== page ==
EMBO Installation Grants are financed entirely by the EMBC Member States hosting the grantees. Each scientist will receive 50,000 euro annually for three to five years, giving them the extra resources they need to get their groups started and establish themselves in the European scientific community. Networking is a key part of this and grantees will be integrated into the prestigious EMBO Young Investigator network, putting them in touch with some of Europe's best young group leaders and providing them with a range of career development and networking support.
This first application round for EMBO Installation Grants was highly competitive and the successful candidates were handpicked by a committee of EMBO Members for the high standard of their research. By bringing this level of scientific talent into the participating countries, EMBO hopes to help them become more competitive in European science. Three of the ten grantees will set up their groups in Poland, two in Portugal, two in Turkey and one in Croatia, the Czech Republic and Estonia respectively. Four scientists will move from positions in the USA and the rest will relocate from countries in and around Europe.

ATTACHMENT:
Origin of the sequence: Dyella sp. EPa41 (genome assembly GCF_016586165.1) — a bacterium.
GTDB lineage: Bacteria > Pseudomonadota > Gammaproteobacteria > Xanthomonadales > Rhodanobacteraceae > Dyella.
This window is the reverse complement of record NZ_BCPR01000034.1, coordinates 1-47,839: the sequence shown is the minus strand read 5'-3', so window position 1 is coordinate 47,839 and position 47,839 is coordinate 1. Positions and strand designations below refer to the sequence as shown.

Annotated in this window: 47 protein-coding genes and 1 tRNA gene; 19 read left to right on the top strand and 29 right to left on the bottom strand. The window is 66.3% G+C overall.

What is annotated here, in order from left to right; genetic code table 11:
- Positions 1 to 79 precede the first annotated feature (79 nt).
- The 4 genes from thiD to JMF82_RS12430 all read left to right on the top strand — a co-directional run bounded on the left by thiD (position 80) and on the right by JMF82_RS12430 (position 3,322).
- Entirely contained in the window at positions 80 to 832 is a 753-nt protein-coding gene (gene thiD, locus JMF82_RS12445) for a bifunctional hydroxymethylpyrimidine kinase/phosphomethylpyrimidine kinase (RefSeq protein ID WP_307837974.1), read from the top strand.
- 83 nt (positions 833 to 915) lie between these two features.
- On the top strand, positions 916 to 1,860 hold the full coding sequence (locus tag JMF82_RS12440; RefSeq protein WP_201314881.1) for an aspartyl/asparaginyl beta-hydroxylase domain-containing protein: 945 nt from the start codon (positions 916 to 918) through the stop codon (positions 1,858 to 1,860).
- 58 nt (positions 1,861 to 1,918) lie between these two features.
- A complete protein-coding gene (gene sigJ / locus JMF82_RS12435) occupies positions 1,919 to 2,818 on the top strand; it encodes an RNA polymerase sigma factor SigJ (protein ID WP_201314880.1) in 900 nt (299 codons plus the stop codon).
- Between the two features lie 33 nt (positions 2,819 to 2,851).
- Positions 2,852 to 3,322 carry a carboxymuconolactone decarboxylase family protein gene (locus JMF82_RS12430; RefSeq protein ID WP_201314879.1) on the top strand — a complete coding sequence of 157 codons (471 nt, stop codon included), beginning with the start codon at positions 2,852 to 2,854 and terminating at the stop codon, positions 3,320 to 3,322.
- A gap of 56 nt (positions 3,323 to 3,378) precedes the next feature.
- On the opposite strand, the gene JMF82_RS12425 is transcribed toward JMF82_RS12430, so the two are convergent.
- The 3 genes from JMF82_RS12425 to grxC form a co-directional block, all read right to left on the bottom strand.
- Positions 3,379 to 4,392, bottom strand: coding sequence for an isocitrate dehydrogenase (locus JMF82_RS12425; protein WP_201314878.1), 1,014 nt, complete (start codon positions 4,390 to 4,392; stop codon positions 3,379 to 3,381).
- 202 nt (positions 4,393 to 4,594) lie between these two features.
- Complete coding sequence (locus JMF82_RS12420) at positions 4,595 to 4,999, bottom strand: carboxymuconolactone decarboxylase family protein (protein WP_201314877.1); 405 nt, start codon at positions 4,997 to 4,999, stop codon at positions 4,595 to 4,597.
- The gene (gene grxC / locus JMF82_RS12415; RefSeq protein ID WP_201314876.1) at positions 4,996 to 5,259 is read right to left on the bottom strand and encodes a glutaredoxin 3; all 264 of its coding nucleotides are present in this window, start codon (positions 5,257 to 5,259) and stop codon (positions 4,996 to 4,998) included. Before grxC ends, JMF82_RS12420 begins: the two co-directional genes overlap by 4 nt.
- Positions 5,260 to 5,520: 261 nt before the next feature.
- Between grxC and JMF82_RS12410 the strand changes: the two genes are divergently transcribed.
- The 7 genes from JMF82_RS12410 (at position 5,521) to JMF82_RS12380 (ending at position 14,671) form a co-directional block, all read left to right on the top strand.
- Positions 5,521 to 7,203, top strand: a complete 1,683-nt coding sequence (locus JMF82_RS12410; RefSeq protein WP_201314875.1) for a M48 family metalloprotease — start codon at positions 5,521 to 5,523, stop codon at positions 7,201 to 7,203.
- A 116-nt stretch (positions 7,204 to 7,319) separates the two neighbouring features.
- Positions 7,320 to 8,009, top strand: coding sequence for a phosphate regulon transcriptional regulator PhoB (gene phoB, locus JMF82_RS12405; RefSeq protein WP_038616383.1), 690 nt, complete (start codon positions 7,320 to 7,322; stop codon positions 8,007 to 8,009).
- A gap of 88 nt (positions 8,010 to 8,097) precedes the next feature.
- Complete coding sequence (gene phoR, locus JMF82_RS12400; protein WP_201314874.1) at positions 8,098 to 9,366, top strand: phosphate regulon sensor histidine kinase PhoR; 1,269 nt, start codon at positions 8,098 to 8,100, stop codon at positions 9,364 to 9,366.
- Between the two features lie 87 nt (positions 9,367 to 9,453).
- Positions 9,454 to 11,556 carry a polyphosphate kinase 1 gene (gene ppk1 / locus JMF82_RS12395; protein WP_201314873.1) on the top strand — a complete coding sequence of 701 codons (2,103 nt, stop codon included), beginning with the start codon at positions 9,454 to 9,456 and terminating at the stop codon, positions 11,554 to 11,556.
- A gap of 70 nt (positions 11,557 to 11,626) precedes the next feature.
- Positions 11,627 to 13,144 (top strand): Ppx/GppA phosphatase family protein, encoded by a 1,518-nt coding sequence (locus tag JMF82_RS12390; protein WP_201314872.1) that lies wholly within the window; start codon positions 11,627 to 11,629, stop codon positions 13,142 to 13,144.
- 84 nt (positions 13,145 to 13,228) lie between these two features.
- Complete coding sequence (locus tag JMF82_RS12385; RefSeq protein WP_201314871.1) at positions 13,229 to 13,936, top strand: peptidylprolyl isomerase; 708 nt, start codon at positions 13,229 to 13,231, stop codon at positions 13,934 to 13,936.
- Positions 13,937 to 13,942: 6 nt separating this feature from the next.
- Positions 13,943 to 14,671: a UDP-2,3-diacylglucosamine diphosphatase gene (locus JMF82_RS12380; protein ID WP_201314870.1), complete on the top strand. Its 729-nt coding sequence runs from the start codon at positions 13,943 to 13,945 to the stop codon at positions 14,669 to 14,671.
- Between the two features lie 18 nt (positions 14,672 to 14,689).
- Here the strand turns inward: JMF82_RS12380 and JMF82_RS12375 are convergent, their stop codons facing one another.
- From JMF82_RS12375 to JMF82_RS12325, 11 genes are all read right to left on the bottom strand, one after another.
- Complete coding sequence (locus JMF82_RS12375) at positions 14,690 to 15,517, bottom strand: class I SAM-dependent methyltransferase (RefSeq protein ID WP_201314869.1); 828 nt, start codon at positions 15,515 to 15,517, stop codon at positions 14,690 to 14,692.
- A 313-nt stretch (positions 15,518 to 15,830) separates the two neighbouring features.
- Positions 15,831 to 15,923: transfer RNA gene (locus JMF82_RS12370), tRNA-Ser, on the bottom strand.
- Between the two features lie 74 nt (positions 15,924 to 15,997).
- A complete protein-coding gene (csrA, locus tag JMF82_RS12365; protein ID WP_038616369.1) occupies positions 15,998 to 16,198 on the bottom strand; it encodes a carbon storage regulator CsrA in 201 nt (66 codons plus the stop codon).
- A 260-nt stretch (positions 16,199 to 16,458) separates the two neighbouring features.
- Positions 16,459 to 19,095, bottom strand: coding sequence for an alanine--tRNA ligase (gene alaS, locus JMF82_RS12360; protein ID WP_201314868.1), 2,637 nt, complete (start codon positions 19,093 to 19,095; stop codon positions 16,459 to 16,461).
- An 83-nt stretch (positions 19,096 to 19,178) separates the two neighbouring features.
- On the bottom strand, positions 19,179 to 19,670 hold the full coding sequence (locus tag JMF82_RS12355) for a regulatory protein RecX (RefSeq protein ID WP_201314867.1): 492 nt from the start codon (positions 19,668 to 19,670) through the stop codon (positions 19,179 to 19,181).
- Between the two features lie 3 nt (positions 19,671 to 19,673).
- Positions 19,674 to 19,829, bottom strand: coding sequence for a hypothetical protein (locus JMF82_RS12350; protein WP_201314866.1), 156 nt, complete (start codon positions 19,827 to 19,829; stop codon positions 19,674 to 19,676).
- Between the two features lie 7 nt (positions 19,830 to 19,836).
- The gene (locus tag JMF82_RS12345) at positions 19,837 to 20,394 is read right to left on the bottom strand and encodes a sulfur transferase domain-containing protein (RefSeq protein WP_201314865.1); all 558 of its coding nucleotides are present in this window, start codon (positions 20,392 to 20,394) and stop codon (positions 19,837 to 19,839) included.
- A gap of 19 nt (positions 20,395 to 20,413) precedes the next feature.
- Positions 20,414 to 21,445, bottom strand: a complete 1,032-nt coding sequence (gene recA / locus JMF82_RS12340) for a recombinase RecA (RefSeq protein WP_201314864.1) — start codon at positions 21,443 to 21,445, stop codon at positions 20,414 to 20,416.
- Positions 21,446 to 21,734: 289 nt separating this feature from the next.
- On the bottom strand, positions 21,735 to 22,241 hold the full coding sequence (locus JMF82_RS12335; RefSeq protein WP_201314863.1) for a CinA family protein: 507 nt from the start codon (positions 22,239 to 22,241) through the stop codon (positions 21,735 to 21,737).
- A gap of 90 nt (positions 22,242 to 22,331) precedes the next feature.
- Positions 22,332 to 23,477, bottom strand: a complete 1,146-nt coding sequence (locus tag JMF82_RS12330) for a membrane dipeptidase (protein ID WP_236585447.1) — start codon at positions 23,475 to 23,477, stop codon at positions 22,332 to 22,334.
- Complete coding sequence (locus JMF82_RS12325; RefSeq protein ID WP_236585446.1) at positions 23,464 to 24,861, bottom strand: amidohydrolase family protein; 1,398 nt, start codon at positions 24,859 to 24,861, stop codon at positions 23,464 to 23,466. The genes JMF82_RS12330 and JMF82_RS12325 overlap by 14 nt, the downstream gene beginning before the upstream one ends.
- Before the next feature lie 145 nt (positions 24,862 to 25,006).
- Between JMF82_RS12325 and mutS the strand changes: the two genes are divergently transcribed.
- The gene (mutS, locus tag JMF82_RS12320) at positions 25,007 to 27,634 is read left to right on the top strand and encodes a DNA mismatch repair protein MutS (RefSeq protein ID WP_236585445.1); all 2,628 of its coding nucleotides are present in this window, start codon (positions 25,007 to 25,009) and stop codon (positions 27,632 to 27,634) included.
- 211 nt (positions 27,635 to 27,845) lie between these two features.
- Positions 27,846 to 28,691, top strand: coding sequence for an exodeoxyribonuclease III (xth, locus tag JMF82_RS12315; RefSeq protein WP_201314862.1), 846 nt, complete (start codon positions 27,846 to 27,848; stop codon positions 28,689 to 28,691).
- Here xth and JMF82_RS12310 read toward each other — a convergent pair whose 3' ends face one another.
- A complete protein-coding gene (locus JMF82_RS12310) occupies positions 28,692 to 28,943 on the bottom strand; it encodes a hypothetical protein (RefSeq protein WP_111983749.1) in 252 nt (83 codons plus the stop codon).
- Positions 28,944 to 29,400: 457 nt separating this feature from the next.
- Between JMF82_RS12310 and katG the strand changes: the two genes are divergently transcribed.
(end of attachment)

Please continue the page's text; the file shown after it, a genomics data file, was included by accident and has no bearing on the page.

EMBO Executive Director, Frank Gannon said: "We congratulate this first group of scientists to receive EMBO Installation Grants and welcome them to the EMBO community. These talented researchers will benefit from a powerful support network in the coming years. Not only do they have the secure financial backing of their host countries but also the active interest and support of EMBO in their scientific and professional development. These first grantees represent a promising scientific future - not only for the countries receiving them but ultimately for Europe as a whole."
Lindsay Johnson | idw
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The Max Planck Institute for Physics (MPP) is opening up a new research field. A workshop from November 21 - 22, 2016 will mark the start of activities for an innovative axion experiment. Axions are still only purely hypothetical particles. Their detection could solve two fundamental problems in particle physics: What dark matter consists of and why it has not yet been possible to directly observe a CP violation for the strong interaction.
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